Hardware

The most obvious feature on both instruments is, of course, the unique fan fret design that Dingwall are renowned for, but the fun doesn’t stop there: both basses also have backward-angled pickups (more noticeably so on the Sklar bass) and the staggered bridge saddle design that accommodates the different scale lengths of each string. Dot position markers on both instruments are sited on the lower part of the fingerboard, while a stylized ‘D’ motif adorns the 12th fret of the Sklar bass. Both basses come equipped with a Hipshot extender key on the lowest string (on the Sklar bass this drops the B string to an earthshaking low A), although this is an £85 optional extra on the ABZ series. Both basses have slim frets, a feature that was introduced to Dingwall by Lee Sklar. Th e benefits of thinner frets are a ‘more woody, less metallic tone, smoother glissandos and a faster feel’. The ABZ bass comes with standard ‘banjo’ frets – which Dingwall state is the same size as what you would find on most guitars from the 50s and 60s – while the Sklar bass features mandolin frets, which are thinner still. Th e ABZ bass is fi tted with FD3-4L pickups, while the Sklar has Z2 Super-Fatty models paired with a Glockenklang three-band EQ circuit. The Super-Fatties are made at the Dingwall workshop in Canada and, according to Dingwall, have been constructed with an end-to-end hum-cancelling coil array with neodymium magnets and hardened steel poles. Th e coils are also noise-symmetric/ tone-asymmetric, meaning that they boast near perfect noise rejection along with increased low-end clarity. Lee chose these pickups as they combine clarity on the B and E strings with increased warmth and fatness on the D and G strings. Th e FD3-4L pickups, on the other hand, are the evolution of the original Fury Dingwall pickups that were developed by Sheldon Dingwall and Glenn McDougall of Fury Guitars. Again, these feature neodymium magnets, humcancelling matched-pair coils and hardened steel poles, and are fully shielded for quiet performance. Dingwall’s literature notes that these pickups are a ‘blend between a J and a P but with more highs, more lows and more dynamic response’. The pickups on both basses feature four lead wiring, enabling the coils to be wired in either series or parallel. At a significantly higher price point it’s unsurprising that the Lee Sklar model comes with a few extra bells and whistles. One of the most impressive of these is the magnetic battery cover sited on the rear of the top bout. This oval plastic cover has two holes for finger and thumb to grab the plate and remove it. Strong magnets hold the plate in place, meaning that there’s no danger of it falling off mid gig. This has to be the  quickest battery access method we’ve seen – it’s certainly the coolest.


Sounds

Plugging in the Sklar bass was really a rather memorable experience. Th e overriding tone of the bass is very gutsy, with a lot of punch. The low end is clear and well defined, and the tone is even across the whole instrument. Turning our attention to the control set we found a three-band EQ, master volume and a four-way selector control that has positions for front pickup soloed, both pickups in parallel, both in series, and neck pickup soloed. Existing Dingwall users should note that this control is wired to Lee’s preference, which is to have these positions placed in a slightly different order. The first position wires the pickups in series and the result is a powerful, well-rounded tone that sounded phenomenal through our TC Electronic test rig (set fl at). With this setting the bottom end was full but well defined thanks to the enhanced mids, while the top end remained clear without too much ‘sizzle’. It worked well for both fingerstyle and slap playing, and sounded great in a band setting. The next position soloes the neck pickup and in comparison to the previous setting is slightly thinner sounding in the low-mid range. The third position wires the pickups in parallel which results in a scooped tone, ideal for 80s-style slap sounds, while the final position soloes the bridge pickup for a biting fingerstyle tone that is guaranteed to cut through the mix. Overall, the Sklar bass off ers an exceptional tonal palette that caters for everything a busy session player like Lee would need. Turning our attention to the ABZ bass, we have a far simpler set of passive controls: a master volume, another four-way selector switch (with positions for bridge, both parallel, both series, neck) and a tone control. With passive electronics and no EQ controls, the ABZ has a more traditional-sounding range, but we found old-school slap tones, biting fingerstyle and everything in between well catered for. As with the Sklar bass, wiring the pickups in series resulted in a full, fat tone that would work for the majority of recording/live situations, while a scooped tone was the result of wiring in parallel. The toggle control might not be to everyone’s tastes – particularly if you are used to using a standard blend control – but the range of sounds on offer is undeniable. In use, the most obvious difference with these instruments is the Novax fanned-fret design.   is was our first time playing a Dingwall, and we anticipated a period of adjustment with our left-hand positioning. Yet we found that for the most part little or no adjustment was required – as unnerving as it can be to look at the fretboard and see sloping frets, our fingers still seemed to land in the right places and we were able to get around both instruments comfortably. It’s a little different in the upper register as the angles become more obvious, which combined with the smaller frets means that you have to be quite careful when playing melodic lines. Playing chords also required some adjustment – for example, playing the interval of a fourth in the upper register requires a slight adjustment. Overall, however, we were stunned at how easy it was to get around these instruments, and would have no hesitation in playing one on a gig.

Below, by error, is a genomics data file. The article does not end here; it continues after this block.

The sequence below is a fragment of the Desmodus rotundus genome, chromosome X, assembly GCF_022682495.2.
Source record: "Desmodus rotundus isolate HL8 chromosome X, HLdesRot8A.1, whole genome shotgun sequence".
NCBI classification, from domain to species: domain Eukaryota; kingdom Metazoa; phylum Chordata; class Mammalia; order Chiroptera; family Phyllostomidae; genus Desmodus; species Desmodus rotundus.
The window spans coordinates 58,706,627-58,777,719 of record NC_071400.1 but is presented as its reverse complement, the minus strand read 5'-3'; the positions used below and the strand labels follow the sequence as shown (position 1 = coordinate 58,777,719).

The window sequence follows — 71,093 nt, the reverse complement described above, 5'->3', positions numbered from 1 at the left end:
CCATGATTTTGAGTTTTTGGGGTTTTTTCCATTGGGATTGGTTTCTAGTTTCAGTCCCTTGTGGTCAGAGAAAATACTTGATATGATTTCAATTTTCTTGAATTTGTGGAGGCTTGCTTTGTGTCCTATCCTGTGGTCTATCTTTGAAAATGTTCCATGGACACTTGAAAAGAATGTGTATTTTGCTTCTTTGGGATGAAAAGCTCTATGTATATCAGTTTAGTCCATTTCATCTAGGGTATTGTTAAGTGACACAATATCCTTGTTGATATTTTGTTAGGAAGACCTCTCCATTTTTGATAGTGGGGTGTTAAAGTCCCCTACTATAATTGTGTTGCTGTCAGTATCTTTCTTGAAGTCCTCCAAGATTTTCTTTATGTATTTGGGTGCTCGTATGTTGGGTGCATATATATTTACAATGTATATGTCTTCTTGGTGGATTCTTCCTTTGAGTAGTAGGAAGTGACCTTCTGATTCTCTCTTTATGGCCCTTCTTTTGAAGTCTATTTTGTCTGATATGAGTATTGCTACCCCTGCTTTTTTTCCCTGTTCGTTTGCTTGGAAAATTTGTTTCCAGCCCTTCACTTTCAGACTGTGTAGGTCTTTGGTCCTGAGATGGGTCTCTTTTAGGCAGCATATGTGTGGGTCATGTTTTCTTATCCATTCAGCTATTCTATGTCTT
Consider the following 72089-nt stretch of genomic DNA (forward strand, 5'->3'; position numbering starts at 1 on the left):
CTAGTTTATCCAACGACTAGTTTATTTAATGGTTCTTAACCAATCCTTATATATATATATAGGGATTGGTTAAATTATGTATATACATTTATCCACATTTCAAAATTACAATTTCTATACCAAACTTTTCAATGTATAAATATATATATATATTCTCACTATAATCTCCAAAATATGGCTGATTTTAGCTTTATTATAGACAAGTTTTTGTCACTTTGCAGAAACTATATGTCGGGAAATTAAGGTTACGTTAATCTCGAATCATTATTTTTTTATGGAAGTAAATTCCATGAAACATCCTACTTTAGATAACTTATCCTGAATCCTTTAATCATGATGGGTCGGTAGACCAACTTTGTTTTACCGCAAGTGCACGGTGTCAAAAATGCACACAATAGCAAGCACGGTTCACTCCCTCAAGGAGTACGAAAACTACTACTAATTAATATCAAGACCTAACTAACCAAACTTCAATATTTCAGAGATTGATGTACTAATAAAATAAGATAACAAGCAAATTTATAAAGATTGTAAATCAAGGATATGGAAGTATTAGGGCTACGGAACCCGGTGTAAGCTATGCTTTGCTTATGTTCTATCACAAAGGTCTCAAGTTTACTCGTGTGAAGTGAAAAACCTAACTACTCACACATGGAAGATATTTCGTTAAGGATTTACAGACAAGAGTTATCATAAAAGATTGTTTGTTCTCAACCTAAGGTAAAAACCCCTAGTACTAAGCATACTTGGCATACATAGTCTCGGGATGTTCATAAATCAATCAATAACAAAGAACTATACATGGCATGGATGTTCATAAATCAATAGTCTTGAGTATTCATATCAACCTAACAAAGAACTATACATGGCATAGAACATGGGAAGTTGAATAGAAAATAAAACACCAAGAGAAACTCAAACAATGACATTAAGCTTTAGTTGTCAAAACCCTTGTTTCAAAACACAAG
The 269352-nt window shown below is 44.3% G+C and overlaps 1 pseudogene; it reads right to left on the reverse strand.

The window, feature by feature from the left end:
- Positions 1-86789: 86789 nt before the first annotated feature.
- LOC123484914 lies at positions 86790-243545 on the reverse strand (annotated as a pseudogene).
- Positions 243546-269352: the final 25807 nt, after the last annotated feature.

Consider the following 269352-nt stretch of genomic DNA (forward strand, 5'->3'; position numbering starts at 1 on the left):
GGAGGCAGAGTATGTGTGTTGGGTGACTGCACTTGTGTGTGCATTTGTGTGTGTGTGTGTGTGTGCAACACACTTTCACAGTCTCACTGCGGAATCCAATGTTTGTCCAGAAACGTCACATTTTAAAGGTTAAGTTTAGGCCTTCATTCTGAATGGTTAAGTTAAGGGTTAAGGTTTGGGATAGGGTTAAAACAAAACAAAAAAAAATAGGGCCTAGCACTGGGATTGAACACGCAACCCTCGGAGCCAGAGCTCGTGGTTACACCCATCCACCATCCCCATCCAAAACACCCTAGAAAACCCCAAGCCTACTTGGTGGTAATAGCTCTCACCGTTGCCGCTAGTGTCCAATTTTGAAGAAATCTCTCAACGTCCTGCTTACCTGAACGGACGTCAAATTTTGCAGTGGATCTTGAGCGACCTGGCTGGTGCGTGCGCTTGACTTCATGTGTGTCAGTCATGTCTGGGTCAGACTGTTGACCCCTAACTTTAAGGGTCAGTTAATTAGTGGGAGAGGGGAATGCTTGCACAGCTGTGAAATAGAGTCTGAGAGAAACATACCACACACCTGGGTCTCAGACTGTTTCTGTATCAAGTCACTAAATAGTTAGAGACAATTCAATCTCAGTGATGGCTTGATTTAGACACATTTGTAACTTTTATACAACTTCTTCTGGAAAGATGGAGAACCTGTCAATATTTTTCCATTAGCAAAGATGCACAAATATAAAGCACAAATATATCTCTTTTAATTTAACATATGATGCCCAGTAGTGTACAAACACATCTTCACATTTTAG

Conclusion

Both the Sklar bass and the ABZ are stunning instruments that reflect forward-thinking design elements combined with superior craftsmanship. These two very different models occupy different price brackets and certainly the ABZ is priced sensibly in the lower half of the high-end market. There are cheaper Dingwall basses available (such as the Chinesemade Combustion) but this is undoubtedly one of the more affordable of Dingwall’s handmade basses, and is most certainly worthy of your attention. The Sklar bass, retailing at £4,000, is a far more serious investment, but again, there’s no denying the level of craftsmanship, design and sheer playability on offer. These factors, combined with a stunning sonic palette, should make it a serious contender for anyone looking for a top end instrument that not only looks amazing but can deliver the goods in any situation as well. We’d have no hesitation in recommending either bass for an immediate test drive.


TECHNICAL SPECIFICATION

DINGWALL LEE SKLAR 5_STRING

Made in: Canada

Body: Northern ash/alder dual-density body

Neck: Maple

Fingerboard: Wenge

Neck join: Bolt-on neck

Frets: 24 mandolin frets

Machine heads: Gotoh ruthenium lightweight tuners

Bridge: Black custom bridge

Pickups: Z2 Super-Fatty pickups

Electronics: Glockenklang 3-band EQ

Controls: Volume, blend, treble,middle and bass

Weight: 3.8 kg (8.8 lb)


DINGWALL ABZ 4 4_STRING

Made in: Canada

Body: Swamp ash

Neck: Maple

Fingerboard: Maple

Neck join: Bolt-on neck

Frets: 24 banjo frets

Machine heads: Hipshot

Ultralight tuners

Bridge: Custom Dingwall bridge

Pickups: Dingwall FD3-4L pickups

Electronics: Glockenklang 3-band EQ

Controls: Volume, blend, treble,middle and bass

Weight: 3.4 kg (7.9 lb)

WHAT WE THINK

Plus: Superior tones, expert

craftsmanship and innovation.

Minus: No complaints about the instruments themselves, but the Sklar model will be too pricey for many.

Overall: Two beautiful basses, great sounds, great to play.

 

Unit 12, Rigby Close

Heathcote Ind Est

Warwick, CV34 6TH

tel: 01926 886433


Shop opening hours

Mon - Fri 9.30 - 5.00

Saturday 10.00 - 3.00